Christmas music. Bright twinkling lights. Homes decked with boughs of holly. Stockings hung with care. Candy Canes. Ornamented trees. Yule logs. Warmth of a glowing fire. Shopping. Presents. St. Nick. Beautiful tables set for bountiful feasts. Sleigh rides. Hallmark. Hot chocolate. Family and friends. Holiday cheer. Peace, love, and joy. Happy holidays. Some would say this is what Christmas is about, and yet for some, these things are elusive. They are missing beloved family members. Money is tight so presents are not so present. Bountiful feasts are simple meals. Heat has been shut-off. Any peace, love, or joy only comes from things like these and is fleeting at best.
It’s not that these things are wrong to experience, but this is what Christmas time is about for a secular world. These are the things they cling to, the things they try to manufacture. They attempt to conjure up the warm and fuzzies in any way they can. Even we, as Christ followers, can too easily fall into this trap. Yes, we acknowledge Jesus as being the reason for the season, but we want Christmas time to be about the warm and fuzzies as well. The truth is, Jesus entered into history during a difficult time and in a difficult way.
God had been silent with His people, Israel, due to their sin. Multiple nations had ruled over them and now Rome was oppressing them. “But when the fullness of the time came, God sent forth His Son, born of a woman, born under the Law" (Gal. 4:4). Mary and Joseph struggled with Mary being pregnant outside of marriage. A long journey to Bethlehem for a young woman close to delivering. No room at the inn, so a stable would have to suffice. Swaddling cloths and a manger. Nothing was easy or grandiose. A short while later, a great slaughter of babies by a jealous king. Not much peace, love, and joy save for some shepherds, wisemen, and the infant’s parents.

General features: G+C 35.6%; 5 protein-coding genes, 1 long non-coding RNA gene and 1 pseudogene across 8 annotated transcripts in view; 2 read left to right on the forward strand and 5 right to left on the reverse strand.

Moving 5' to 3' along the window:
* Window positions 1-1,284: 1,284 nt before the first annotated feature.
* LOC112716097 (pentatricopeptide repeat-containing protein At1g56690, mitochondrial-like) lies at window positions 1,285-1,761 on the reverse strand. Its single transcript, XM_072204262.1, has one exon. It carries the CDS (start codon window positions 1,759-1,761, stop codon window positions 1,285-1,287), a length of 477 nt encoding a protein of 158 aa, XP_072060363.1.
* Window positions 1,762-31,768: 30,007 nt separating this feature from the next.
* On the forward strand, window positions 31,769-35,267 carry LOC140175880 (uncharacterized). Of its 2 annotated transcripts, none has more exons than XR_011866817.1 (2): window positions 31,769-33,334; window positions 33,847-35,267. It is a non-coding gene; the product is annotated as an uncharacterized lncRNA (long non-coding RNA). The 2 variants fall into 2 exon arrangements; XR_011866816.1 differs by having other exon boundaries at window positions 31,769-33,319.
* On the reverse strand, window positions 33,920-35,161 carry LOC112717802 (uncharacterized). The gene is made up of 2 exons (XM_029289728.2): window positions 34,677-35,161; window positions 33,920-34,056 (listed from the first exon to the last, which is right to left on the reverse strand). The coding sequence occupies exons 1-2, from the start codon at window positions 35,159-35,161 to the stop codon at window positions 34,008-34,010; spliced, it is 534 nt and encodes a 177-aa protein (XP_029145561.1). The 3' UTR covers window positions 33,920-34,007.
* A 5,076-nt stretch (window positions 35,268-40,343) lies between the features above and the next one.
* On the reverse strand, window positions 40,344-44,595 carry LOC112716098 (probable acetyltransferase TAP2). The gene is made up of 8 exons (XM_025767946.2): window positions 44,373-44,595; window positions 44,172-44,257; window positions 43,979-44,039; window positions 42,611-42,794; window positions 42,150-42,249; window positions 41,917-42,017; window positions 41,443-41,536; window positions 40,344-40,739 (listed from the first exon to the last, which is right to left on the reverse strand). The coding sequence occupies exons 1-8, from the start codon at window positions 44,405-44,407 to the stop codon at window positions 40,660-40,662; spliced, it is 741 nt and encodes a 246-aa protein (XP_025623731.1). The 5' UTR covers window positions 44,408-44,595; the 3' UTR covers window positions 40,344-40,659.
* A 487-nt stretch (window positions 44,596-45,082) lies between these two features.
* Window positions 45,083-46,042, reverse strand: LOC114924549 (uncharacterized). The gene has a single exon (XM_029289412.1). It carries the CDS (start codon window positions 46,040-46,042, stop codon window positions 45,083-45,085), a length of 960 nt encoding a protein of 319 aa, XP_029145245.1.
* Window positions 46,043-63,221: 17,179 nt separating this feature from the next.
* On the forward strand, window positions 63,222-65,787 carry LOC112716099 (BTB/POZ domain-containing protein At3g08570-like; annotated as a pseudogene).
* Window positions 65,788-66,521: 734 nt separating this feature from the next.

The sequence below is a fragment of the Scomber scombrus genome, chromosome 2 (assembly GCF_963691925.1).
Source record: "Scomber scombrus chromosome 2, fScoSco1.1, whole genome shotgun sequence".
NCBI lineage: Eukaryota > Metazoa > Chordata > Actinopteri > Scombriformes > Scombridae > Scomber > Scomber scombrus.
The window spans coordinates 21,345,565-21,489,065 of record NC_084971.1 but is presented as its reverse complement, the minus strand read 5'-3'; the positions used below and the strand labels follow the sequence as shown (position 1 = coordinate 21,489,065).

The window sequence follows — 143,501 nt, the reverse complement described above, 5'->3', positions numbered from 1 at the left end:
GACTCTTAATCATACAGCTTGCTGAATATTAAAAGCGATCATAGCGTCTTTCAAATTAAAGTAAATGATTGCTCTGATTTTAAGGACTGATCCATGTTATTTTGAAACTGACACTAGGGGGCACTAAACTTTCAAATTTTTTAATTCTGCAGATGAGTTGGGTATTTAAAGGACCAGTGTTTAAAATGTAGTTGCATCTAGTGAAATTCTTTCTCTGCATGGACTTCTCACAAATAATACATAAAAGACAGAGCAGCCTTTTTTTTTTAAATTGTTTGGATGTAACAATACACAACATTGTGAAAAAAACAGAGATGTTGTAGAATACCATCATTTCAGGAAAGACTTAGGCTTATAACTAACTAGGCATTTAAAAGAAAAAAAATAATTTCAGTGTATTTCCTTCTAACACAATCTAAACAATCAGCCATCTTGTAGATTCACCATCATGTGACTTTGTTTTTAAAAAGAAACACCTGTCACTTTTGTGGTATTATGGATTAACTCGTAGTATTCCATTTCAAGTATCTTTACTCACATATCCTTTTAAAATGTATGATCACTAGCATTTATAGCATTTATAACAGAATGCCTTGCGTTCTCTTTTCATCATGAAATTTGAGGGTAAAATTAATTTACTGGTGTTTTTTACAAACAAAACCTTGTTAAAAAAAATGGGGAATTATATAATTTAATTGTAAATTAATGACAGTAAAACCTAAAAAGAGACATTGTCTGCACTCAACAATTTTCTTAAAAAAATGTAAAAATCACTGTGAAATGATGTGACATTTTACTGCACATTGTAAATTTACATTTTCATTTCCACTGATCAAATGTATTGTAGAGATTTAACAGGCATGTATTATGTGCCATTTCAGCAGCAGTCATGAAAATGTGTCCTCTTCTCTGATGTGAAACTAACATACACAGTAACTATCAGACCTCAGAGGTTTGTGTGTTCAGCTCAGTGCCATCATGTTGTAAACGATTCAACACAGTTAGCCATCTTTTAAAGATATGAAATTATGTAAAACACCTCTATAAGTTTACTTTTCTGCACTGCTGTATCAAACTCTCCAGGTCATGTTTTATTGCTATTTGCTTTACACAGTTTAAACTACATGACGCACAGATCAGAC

But what Christmas should do for us is bring us hope. Hope, that amidst the most difficult trials and circumstances, we can have deeply rooted, everlasting peace, love, and joy because a baby was born 2000+ years ago who would live the perfect life we could never live and then die a death we could never die, as a sacrifice for our sins. Furthermore, He would be buried but raised on the third day, conquering death and sin, and because of this, offering forgiveness of sins and eternal life to those who would believe in Him. With these truths anchoring our souls, now we can enjoy any peripherals of Christmas in a way that adds to, not detracts from, the true meaning of Christmas hope.
“Come to Me, all who are weary and heavy-laden, and I will give you rest. Take My yoke upon you and learn from Me, for I am gentle and humble in heart, and you will find rest for your souls. For My yoke is easy and My burden is light" (Matt. 11:28–30).
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